But if the story is true, somebody just broke federal privacy laws in releasing that information. And if that person works for an SEC institution and if the leak ever gets traced back to them, I have a piece of advice: You better lawyer up, buddy, because your life is going to get really complicated. Federal judges don’t really care that much about college football. They do care about people violating federal law for their own amusement.
If the story is not true, and if it came from an employee of an SEC institution, then the leak it represents the worst kind of behavior that cannot be tolerated. The person who gave misinformation to the media, knowing that it was misinformation, should be fired on the spot if they are ever caught.
And if the academic story about Newton is true, so what? It’s embarrassing to Newton and his family. He should be held accountable for his actions. But beyond that what’s the need for that information, if true, to be made public? What purpose does it serve if it doesn’t impact this eligibility? Why would you release that kind of information unless you wanted to embarrass the kid and perhaps negatively impact his ability to perform on the field? Do you put that information out there because you don’t want the kid to win the Heisman Trophy? Do you want to him be embarrassed enough to turn pro and get out of the league? Did you watch him running up and down the field and enjoying his time at Auburn and think: “This guy isn’t who people think he is. It’s up to me to set the record straight?”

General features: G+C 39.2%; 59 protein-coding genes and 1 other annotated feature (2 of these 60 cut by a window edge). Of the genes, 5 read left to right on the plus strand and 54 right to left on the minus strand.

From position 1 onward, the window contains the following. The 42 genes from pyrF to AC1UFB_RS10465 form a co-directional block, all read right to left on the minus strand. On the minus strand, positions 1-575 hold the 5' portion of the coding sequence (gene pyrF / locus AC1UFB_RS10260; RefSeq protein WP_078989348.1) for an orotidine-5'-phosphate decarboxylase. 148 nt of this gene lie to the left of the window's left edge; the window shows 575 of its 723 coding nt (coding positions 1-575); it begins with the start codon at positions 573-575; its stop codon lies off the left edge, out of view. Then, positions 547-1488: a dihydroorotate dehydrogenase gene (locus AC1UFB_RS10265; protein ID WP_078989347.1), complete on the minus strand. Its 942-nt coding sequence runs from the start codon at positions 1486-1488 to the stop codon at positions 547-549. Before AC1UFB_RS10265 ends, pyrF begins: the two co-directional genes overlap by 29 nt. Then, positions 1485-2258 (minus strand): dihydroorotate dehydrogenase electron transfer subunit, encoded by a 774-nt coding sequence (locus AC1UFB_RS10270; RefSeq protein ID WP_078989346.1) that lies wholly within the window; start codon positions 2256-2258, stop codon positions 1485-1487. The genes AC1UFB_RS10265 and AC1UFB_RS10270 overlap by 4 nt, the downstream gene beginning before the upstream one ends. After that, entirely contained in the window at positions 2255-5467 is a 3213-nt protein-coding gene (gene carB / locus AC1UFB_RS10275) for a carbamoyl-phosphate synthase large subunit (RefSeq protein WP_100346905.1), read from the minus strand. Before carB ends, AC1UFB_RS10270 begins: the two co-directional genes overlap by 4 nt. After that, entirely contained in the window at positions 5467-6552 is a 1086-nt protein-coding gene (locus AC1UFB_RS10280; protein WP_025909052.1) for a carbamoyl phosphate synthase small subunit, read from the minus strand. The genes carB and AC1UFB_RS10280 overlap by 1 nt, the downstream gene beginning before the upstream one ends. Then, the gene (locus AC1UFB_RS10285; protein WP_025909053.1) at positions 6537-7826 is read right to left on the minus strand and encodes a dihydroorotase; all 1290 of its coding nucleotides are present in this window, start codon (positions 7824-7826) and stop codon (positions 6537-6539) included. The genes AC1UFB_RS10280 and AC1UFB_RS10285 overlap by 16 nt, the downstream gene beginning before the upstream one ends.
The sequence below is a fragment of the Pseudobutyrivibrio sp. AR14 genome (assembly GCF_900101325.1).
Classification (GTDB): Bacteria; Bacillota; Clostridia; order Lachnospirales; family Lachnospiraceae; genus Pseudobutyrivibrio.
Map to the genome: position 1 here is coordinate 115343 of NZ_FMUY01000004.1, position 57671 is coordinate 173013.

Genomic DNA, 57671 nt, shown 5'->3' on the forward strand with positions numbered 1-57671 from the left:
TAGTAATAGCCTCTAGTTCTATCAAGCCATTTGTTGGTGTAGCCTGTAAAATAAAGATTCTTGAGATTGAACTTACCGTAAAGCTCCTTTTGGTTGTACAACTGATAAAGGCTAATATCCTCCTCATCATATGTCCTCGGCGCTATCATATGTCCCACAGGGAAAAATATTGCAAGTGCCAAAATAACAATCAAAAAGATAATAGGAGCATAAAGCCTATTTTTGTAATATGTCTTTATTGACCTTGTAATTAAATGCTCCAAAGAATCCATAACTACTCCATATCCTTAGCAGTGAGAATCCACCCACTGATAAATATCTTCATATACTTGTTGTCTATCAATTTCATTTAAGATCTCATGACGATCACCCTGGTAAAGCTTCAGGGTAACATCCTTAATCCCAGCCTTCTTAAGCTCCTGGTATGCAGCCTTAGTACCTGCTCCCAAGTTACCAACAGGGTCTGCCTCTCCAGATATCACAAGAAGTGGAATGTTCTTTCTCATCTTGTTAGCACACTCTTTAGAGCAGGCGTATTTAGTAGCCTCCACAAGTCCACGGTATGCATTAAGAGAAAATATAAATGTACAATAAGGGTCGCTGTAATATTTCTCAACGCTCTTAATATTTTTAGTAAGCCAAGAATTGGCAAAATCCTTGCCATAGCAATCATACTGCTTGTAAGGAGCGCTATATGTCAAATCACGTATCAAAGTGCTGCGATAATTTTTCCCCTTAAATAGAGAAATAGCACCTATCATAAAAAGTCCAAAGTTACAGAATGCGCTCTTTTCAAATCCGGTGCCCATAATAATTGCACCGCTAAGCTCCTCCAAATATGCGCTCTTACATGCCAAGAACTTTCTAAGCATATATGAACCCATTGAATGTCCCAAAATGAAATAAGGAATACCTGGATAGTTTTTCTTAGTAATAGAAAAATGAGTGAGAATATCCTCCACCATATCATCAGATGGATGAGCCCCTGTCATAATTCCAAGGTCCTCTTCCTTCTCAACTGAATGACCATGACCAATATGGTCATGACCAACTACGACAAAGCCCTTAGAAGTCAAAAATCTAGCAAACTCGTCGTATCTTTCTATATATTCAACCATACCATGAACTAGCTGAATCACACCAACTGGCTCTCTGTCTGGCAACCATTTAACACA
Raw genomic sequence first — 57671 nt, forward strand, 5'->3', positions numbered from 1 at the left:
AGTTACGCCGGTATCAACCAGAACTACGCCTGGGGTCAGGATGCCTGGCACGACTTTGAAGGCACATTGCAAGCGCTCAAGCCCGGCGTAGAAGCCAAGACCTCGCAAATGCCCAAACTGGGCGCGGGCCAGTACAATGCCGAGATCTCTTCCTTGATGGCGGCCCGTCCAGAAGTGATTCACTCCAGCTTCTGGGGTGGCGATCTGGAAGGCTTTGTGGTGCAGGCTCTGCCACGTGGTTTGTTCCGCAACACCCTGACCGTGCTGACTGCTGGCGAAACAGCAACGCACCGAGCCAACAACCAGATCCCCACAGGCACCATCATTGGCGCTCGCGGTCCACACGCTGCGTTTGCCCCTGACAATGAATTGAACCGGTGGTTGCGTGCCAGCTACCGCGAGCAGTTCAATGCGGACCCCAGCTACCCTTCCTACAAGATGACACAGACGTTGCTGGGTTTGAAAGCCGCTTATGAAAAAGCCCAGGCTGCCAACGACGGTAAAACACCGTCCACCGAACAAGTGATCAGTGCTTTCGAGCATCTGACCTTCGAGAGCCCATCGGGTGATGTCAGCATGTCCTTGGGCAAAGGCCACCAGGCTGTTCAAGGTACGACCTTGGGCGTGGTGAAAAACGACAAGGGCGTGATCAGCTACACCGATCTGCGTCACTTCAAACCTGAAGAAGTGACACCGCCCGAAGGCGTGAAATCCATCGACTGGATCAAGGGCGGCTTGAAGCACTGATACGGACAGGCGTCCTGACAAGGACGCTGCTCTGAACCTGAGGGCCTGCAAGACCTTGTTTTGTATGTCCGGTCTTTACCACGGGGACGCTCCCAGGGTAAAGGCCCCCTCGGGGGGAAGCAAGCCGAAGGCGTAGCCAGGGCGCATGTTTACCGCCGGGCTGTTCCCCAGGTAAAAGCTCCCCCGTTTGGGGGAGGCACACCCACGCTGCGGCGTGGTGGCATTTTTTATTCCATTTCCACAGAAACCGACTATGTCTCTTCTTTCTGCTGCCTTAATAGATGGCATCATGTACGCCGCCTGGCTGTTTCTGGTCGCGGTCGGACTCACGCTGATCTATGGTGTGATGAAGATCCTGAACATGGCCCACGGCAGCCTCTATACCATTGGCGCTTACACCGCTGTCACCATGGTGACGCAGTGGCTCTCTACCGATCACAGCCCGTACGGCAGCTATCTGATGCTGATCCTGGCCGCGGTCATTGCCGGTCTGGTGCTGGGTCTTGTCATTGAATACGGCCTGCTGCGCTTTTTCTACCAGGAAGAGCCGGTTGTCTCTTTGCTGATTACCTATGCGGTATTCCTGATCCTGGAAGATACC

What is this, high school?
Despite various media reports we don’t know if coaches are actually involved in his sorry tale. But if they are, even if the information they leaked is true, the consequences should be fairly harsh. The fact is we may never know who all the leaks are and whether or not coaches have their finger prints on this. But a lot of people sure THINK coaches are involved in this.
In the meantime, it might be a good idea for the Presidents of the SEC to meet with Commissioner Slive and empower him to do whatever he has to do to get a handle on this.
It puts the commissioner in a tough spot. If he steps out and says something publicly, it adds another layer to the story and keeps it alive for several more news cycles. And if he says something publicly, what exactly does he say and who exactly is he saying it TO?
But what we have now are charges, albeit unsubstantiated, that coaches in this league have violated federal privacy laws at worst and SEC policy at best. It’s probably a good time for everybody in the league to be reminded that they work for the institution and are obligated to follow the rules of the Southeastern Conference. They also need to be reminded that if they violate those policies, the result will not be pretty.
What’s going on now plays into every stereotype the rest of the country has about the SEC. Can you imagine something like this happening in the Big Ten or the Pac-10? Me neither.
It will be tricky, but it’s time for the commissioner to put his foot down again.